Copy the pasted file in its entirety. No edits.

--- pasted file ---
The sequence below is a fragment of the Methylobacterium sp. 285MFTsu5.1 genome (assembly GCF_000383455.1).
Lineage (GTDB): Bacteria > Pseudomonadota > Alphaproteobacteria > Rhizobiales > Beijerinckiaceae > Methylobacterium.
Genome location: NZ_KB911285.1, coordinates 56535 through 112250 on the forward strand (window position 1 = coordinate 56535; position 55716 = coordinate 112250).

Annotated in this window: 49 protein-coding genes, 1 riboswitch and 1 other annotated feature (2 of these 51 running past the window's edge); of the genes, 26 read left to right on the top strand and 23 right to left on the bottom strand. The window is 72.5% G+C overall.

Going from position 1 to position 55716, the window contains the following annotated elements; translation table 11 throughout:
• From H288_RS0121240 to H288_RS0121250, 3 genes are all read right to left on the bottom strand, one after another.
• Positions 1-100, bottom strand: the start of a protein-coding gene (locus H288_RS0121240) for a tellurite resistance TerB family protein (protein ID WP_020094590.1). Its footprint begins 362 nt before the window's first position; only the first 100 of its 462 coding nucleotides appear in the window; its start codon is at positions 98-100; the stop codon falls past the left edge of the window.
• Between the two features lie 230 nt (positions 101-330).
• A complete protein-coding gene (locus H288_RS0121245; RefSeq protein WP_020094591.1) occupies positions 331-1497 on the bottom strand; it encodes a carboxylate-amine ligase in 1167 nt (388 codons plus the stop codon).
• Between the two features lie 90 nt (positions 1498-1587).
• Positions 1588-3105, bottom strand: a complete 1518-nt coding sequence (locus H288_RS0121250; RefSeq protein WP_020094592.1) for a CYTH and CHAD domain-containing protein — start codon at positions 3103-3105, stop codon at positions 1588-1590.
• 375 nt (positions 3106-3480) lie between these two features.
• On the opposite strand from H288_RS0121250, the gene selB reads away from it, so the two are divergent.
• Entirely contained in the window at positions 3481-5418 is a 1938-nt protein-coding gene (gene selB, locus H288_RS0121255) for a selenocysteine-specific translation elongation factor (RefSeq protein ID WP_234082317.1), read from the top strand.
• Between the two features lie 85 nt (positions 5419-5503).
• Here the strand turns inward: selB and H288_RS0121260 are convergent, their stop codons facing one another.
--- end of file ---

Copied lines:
The sequence below is a fragment of the Methylobacterium sp. 285MFTsu5.1 genome (assembly GCF_000383455.1).
Lineage (GTDB): Bacteria > Pseudomonadota > Alphaproteobacteria > Rhizobiales > Beijerinckiaceae > Methylobacterium.
Genome location: NZ_KB911285.1, coordinates 56535 through 112250 on the forward strand (window position 1 = coordinate 56535; position 55716 = coordinate 112250).

Annotated in this window: 49 protein-coding genes, 1 riboswitch and 1 other annotated feature (2 of these 51 running past the window's edge); of the genes, 26 read left to right on the top strand and 23 right to left on the bottom strand. The window is 72.5% G+C overall.

Going from position 1 to position 55716, the window contains the following annotated elements; translation table 11 throughout:
• From H288_RS0121240 to H288_RS0121250, 3 genes are all read right to left on the bottom strand, one after another.
• Positions 1-100, bottom strand: the start of a protein-coding gene (locus H288_RS0121240) for a tellurite resistance TerB family protein (protein ID WP_020094590.1). Its footprint begins 362 nt before the window's first position; only the first 100 of its 462 coding nucleotides appear in the window; its start codon is at positions 98-100; the stop codon falls past the left edge of the window.
• Between the two features lie 230 nt (positions 101-330).
• A complete protein-coding gene (locus H288_RS0121245; RefSeq protein WP_020094591.1) occupies positions 331-1497 on the bottom strand; it encodes a carboxylate-amine ligase in 1167 nt (388 codons plus the stop codon).
• Between the two features lie 90 nt (positions 1498-1587).
• Positions 1588-3105, bottom strand: a complete 1518-nt coding sequence (locus H288_RS0121250; RefSeq protein WP_020094592.1) for a CYTH and CHAD domain-containing protein — start codon at positions 3103-3105, stop codon at positions 1588-1590.
• 375 nt (positions 3106-3480) lie between these two features.
• On the opposite strand from H288_RS0121250, the gene selB reads away from it, so the two are divergent.
• Entirely contained in the window at positions 3481-5418 is a 1938-nt protein-coding gene (gene selB, locus H288_RS0121255) for a selenocysteine-specific translation elongation factor (RefSeq protein ID WP_234082317.1), read from the top strand.
• Between the two features lie 85 nt (positions 5419-5503).
• Here the strand turns inward: selB and H288_RS0121260 are convergent, their stop codons facing one another.